Proposal would set default rules for legacy contracts whose LIBOR connection ends next year

Default rules for certain contracts that use a soon-to-be defunct interest rate reference rate would be provided under a proposal released Tuesday by the Federal Reserve.

The agency said its proposal on the London Interbank Offered Rate (LIBOR) – which now may only be used for legacy contracts, but will be discontinued for all after June 30, 2023 – implements the Adjustable Interest Rate (LIBOR) Act, which Congress enacted earlier this year.

That legislation is designed to minimize legal and operational risks and adverse economic impacts associated with the transition away from LIBOR. The legislation is also aimed at providing greater certainty to borrowers, lenders, bondholders, and consumers by protecting them from disruptions after LIBOR goes away completely in less than a year.

Comments on the proposal will be due 30 days after publication in the Federal Register.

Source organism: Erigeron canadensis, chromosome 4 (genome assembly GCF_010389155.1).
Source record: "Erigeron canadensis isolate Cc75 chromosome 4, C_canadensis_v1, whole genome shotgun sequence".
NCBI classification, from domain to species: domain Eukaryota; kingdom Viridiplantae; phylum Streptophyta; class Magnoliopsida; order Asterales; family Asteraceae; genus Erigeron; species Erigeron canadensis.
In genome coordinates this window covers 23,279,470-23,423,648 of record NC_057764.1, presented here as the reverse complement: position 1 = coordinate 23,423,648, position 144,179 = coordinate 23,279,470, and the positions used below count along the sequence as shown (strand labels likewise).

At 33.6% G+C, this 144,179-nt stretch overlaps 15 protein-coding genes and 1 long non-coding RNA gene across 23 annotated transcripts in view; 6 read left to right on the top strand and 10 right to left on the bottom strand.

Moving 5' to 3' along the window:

“Consistent with the law, the proposal would replace references to LIBOR in certain contracts with the applicable Board-selected replacement rate after June 30, 2023,” the Fed said in a release. “The contracts include those governed by domestic law that do not mature before LIBOR ends and that lack adequate fallback provisions.”

The agency said its proposal identifies separate Fed-selected replacement rates for derivatives transactions, contracts where a government-sponsored enterprise is a party, and all other affected contracts. The Fed said that as required by the law, each proposed replacement rate is based on the Secured Overnight Financing Rate (SOFR), a LIBOR alternative developed by the Federal Reserve and the Federal Reserve Bank of New York.

Federal Reserve Board invites comment on proposal that provides default rules for certain contracts that use the LIBOR reference rate, which will be discontinued next year

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